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Rape Crisis Center says to start by believing
April 13, 2016
"When showing support for a rape victim, start by believing"; at least that's what San Antonio's Rape Crisis Center advises. The Rape Crisis Center officially joined the Start By Believing Campaign on April 8, by inviting community members to take the pledge to believe survivors of sexual assault when they come forward.
Prominent figures in San Antonio joined the pledge by taking pictures with signs that promise "when someone tells me they were raped or sexually assaulted, I start by believing." Mayor Ivy Taylor and Councilman Ray Lopez were among many San Antonio household names to take the pledge.
#StartByBelieving is a national, public awareness campaign encouraging positive community response victims of sexual violence. The San Antonio launch featured guest speakers who shared their personal stories of sexual violence.
One Rape Crisis Center Coordinator shared her story of disclosing that she was raped to her friends and family.
"When I went back, after being assaulted, to my girlfriend's dorm room and told her what had happened, the words out of her mouth were 'don't be a freshman trying to make a name for yourself'."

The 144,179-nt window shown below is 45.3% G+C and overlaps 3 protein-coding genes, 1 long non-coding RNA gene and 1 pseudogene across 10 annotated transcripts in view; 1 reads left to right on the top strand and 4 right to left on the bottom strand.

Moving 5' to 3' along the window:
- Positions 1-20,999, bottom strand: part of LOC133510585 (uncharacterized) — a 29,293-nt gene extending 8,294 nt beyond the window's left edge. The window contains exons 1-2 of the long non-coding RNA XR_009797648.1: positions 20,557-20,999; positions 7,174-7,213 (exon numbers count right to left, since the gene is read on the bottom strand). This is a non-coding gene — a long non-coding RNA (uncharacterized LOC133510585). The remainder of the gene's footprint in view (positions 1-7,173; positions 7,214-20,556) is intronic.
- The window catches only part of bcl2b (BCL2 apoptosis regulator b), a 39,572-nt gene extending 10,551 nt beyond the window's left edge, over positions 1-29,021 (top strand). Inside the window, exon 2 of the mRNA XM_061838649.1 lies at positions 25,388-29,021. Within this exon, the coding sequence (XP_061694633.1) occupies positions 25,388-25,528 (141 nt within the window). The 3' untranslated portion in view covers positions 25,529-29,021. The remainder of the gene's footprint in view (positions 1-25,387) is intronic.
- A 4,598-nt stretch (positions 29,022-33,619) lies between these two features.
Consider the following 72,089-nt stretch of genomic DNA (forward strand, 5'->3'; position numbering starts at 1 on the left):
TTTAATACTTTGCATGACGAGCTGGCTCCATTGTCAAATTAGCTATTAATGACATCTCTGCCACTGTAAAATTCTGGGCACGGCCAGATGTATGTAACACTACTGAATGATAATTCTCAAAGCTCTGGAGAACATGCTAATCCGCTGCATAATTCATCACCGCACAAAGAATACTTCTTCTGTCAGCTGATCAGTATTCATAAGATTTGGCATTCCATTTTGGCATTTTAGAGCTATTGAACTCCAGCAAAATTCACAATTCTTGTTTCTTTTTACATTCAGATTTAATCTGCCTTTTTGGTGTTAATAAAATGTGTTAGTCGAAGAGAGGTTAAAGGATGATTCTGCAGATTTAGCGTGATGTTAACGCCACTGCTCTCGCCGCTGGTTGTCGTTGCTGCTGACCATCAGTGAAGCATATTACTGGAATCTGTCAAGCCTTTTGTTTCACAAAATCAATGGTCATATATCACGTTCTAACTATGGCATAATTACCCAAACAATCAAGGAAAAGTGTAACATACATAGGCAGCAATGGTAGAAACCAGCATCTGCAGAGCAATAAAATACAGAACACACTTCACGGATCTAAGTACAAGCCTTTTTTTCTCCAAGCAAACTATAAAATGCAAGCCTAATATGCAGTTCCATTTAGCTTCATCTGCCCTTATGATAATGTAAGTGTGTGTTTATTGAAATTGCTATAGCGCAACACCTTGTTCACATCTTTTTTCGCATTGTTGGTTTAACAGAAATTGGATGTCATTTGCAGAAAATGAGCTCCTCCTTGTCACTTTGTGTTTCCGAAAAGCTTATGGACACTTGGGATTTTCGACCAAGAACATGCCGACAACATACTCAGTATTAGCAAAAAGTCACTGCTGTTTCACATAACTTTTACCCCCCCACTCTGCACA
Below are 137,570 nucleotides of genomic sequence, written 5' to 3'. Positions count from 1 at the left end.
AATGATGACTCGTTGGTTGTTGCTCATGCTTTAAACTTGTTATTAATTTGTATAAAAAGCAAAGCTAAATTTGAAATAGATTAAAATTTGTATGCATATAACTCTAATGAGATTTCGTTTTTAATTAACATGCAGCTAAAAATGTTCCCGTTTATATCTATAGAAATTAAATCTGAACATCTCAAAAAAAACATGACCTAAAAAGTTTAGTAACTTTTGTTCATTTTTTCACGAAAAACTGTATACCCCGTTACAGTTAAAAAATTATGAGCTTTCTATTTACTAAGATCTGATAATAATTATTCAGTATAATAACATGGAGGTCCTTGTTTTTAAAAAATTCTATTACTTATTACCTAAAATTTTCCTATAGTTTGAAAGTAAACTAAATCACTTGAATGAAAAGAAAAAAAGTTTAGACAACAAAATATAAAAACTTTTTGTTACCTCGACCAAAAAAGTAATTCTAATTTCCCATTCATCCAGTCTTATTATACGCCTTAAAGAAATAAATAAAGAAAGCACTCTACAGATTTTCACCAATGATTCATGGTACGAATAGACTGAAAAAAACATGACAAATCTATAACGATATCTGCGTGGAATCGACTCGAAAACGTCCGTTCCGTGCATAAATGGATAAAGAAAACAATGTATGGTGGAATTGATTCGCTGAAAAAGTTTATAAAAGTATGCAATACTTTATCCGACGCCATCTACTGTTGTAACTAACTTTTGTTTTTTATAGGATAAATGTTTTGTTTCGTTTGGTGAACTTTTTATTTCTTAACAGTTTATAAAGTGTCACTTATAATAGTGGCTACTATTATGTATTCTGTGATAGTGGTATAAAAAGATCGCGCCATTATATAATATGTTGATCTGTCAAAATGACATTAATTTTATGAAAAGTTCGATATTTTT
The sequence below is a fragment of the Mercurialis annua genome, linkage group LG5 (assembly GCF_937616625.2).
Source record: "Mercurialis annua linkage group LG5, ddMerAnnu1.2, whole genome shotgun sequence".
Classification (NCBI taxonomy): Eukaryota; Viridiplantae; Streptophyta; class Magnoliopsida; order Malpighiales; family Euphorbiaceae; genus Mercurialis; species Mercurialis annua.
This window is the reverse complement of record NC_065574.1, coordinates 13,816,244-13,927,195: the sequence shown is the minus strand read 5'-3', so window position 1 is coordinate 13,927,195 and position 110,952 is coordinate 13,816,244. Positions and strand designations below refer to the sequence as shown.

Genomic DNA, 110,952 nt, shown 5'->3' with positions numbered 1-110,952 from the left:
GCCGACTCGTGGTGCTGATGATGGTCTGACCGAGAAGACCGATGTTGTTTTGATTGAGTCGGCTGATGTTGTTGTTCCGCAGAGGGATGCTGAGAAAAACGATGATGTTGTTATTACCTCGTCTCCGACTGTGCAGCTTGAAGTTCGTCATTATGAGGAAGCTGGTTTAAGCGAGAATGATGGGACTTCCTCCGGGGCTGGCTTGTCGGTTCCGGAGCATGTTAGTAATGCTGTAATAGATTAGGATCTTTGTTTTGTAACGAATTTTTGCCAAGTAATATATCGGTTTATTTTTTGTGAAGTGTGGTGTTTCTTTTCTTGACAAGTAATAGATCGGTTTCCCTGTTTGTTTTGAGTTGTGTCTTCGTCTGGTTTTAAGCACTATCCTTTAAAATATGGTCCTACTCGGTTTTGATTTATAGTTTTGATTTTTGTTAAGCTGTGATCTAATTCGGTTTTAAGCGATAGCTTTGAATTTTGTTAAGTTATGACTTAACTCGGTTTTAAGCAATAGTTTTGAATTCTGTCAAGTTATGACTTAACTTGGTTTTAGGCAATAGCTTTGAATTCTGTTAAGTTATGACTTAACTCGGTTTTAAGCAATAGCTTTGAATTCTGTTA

Her story wasn't unique at the event. Event attendees were encouraged to post how people reacted to their sexual assault disclosures. The posts were displayed for community members to grasp the impact of accepting or denying a survivor's claim.
Crisis Intervention Specialist and Community Educator, Dr. Brittany Chozinski, discussed the impact that not believing has on society's most marginalised populations. According to Chovinski, society tends to over-sexualise and fetishise LGBT persons and sex workers in particular.
"[Some sex workers] will be raped as often as 8-9 times per year," according to Chozinski. "We as a culture tend to obsess over their sexuality... and in doing so reduce their personhood to a sexual category. [As a result], both sex workers and the LGBT community find themselves objectified and dehumanised."
Chozinski explains that the over-sexualisation and demonisation of those communities results in one major commonality: "the overwhelming, unlikelihood of reporting [sexual assault] for one shared reason... belief."